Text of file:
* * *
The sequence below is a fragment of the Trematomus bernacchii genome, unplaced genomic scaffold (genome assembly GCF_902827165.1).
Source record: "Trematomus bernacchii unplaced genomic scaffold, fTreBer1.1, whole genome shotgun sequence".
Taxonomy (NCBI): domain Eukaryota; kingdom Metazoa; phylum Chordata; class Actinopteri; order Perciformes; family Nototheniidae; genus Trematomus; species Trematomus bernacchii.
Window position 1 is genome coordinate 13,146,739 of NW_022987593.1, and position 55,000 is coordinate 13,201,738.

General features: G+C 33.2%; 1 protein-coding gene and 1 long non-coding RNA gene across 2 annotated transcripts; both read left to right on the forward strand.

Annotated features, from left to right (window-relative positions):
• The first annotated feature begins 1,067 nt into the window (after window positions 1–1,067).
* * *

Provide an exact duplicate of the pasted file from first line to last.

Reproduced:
The sequence below is a fragment of the Trematomus bernacchii genome, unplaced genomic scaffold (genome assembly GCF_902827165.1).
Source record: "Trematomus bernacchii unplaced genomic scaffold, fTreBer1.1, whole genome shotgun sequence".
Taxonomy (NCBI): domain Eukaryota; kingdom Metazoa; phylum Chordata; class Actinopteri; order Perciformes; family Nototheniidae; genus Trematomus; species Trematomus bernacchii.
Window position 1 is genome coordinate 13,146,739 of NW_022987593.1, and position 55,000 is coordinate 13,201,738.

General features: G+C 33.2%; 1 protein-coding gene and 1 long non-coding RNA gene across 2 annotated transcripts; both read left to right on the forward strand.

Annotated features, from left to right (window-relative positions):
• The first annotated feature begins 1,067 nt into the window (after window positions 1–1,067).